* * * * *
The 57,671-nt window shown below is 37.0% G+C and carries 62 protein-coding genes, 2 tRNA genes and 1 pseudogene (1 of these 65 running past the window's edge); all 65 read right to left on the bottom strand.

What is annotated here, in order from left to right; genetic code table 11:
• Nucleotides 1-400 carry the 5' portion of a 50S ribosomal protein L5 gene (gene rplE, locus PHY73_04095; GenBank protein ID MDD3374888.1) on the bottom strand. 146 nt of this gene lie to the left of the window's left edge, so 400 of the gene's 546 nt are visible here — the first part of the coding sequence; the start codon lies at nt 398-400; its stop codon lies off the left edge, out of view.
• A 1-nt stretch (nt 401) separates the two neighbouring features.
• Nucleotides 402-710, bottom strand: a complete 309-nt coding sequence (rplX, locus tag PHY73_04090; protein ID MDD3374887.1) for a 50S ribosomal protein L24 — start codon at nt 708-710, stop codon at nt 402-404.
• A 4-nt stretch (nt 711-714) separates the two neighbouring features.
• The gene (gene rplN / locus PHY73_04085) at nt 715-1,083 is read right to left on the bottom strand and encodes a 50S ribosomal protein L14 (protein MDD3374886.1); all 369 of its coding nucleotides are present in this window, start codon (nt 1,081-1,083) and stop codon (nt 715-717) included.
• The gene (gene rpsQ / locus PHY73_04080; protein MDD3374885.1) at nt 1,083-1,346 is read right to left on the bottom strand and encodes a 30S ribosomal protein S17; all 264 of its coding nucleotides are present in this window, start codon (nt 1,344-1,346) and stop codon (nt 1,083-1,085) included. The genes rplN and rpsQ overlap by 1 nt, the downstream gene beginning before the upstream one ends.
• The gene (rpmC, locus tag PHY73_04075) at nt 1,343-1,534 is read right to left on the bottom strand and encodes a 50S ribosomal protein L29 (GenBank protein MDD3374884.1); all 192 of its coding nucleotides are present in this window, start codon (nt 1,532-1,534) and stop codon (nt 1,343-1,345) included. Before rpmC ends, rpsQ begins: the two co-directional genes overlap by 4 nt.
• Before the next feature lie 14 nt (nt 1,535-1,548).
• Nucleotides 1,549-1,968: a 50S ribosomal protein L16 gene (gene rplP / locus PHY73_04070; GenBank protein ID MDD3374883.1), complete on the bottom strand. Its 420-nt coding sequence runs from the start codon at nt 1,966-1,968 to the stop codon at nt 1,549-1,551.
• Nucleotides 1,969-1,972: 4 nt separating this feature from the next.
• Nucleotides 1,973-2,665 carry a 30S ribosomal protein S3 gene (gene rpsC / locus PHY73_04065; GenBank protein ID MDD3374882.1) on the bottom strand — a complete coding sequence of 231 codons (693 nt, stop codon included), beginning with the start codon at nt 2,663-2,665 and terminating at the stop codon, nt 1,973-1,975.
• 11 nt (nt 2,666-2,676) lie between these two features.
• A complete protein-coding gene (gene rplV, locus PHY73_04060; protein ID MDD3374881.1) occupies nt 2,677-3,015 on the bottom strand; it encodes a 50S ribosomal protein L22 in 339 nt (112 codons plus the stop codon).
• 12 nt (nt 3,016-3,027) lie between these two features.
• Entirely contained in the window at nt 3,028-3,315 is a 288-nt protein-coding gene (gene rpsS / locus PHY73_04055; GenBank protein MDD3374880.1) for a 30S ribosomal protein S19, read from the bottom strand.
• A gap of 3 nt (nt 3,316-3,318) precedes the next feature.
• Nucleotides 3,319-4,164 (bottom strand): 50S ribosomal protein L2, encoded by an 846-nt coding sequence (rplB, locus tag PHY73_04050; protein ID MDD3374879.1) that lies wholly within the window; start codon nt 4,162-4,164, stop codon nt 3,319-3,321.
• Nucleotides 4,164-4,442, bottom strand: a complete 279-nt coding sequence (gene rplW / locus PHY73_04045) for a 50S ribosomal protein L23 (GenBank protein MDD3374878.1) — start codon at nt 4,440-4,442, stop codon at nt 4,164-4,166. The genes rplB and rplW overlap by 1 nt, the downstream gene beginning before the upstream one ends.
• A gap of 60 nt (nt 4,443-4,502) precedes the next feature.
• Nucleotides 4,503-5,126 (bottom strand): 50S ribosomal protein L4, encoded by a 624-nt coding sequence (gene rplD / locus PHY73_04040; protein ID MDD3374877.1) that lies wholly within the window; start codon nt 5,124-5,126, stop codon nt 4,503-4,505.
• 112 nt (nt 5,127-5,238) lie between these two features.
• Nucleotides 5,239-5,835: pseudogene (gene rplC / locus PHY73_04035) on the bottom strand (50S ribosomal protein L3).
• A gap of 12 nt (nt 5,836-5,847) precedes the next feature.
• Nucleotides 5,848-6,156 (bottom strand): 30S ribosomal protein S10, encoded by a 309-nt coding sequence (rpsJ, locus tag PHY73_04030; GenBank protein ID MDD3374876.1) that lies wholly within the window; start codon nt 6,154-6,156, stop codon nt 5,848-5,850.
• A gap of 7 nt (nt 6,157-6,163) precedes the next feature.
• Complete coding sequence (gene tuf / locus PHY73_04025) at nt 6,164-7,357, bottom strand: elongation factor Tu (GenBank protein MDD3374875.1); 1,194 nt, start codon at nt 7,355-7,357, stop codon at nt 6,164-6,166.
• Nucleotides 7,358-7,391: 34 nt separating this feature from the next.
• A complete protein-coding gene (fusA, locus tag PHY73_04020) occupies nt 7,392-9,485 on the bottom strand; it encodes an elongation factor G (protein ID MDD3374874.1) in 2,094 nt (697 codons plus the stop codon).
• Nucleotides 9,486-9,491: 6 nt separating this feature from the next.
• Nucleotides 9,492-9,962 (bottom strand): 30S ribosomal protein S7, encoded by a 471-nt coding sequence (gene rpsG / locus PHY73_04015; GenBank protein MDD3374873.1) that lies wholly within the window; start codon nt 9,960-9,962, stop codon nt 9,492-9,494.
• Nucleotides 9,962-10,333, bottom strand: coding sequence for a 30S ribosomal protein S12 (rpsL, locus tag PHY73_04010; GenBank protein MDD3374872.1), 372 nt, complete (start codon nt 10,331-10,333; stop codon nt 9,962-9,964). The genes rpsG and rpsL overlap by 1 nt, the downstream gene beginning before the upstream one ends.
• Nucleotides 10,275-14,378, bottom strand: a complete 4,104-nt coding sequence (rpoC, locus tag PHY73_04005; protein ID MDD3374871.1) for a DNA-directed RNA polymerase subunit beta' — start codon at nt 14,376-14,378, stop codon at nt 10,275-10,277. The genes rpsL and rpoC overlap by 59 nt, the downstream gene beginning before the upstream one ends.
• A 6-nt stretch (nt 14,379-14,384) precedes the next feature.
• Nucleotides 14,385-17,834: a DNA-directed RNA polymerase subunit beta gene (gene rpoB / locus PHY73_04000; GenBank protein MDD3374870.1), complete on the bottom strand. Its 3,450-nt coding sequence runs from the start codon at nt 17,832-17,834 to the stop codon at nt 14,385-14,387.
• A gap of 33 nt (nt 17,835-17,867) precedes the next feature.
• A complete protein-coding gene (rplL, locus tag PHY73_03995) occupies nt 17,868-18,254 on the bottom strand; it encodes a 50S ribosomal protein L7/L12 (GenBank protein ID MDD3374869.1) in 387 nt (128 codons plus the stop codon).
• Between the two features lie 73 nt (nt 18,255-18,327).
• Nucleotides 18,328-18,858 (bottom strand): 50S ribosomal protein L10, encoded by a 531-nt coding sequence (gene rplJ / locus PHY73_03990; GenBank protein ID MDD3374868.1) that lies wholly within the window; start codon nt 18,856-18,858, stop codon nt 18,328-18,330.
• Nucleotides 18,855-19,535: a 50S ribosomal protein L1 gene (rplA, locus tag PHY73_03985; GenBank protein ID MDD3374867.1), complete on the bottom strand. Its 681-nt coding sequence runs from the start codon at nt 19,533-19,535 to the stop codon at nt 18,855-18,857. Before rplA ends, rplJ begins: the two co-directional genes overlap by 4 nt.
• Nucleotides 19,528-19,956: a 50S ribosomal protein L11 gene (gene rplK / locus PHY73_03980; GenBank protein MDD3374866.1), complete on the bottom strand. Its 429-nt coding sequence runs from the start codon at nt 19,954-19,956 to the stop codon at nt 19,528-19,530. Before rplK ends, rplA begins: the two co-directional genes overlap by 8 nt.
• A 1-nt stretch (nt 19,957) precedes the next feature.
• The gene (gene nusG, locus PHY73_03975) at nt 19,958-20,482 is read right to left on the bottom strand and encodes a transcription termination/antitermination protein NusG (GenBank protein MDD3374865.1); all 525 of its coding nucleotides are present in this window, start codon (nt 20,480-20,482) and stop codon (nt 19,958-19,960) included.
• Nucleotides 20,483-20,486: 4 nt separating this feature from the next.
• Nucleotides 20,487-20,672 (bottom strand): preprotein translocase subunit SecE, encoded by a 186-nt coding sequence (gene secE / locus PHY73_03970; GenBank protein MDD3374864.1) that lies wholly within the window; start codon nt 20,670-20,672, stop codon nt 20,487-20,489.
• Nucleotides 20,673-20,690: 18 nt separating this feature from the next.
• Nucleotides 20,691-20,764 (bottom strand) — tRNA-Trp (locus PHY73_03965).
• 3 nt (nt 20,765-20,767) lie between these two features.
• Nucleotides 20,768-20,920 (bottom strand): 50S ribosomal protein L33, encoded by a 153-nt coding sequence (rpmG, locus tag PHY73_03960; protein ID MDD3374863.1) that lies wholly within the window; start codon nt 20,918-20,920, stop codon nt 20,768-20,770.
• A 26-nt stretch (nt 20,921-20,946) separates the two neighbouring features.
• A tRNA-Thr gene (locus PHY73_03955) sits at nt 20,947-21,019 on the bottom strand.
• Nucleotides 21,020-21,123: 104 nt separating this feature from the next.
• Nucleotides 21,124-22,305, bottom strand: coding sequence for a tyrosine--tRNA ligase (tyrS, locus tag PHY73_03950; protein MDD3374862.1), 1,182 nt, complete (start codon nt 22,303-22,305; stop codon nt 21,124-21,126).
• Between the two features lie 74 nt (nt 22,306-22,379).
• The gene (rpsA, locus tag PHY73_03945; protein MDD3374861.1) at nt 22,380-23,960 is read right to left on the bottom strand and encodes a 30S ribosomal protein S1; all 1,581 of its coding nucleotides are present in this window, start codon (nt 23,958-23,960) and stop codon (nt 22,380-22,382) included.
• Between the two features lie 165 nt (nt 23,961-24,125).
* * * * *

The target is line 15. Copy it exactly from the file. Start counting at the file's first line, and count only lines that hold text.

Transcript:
• A complete protein-coding gene (gene rplV, locus PHY73_04060; protein ID MDD3374881.1) occupies nt 2,677-3,015 on the bottom strand; it encodes a 50S ribosomal protein L22 in 339 nt (112 codons plus the stop codon).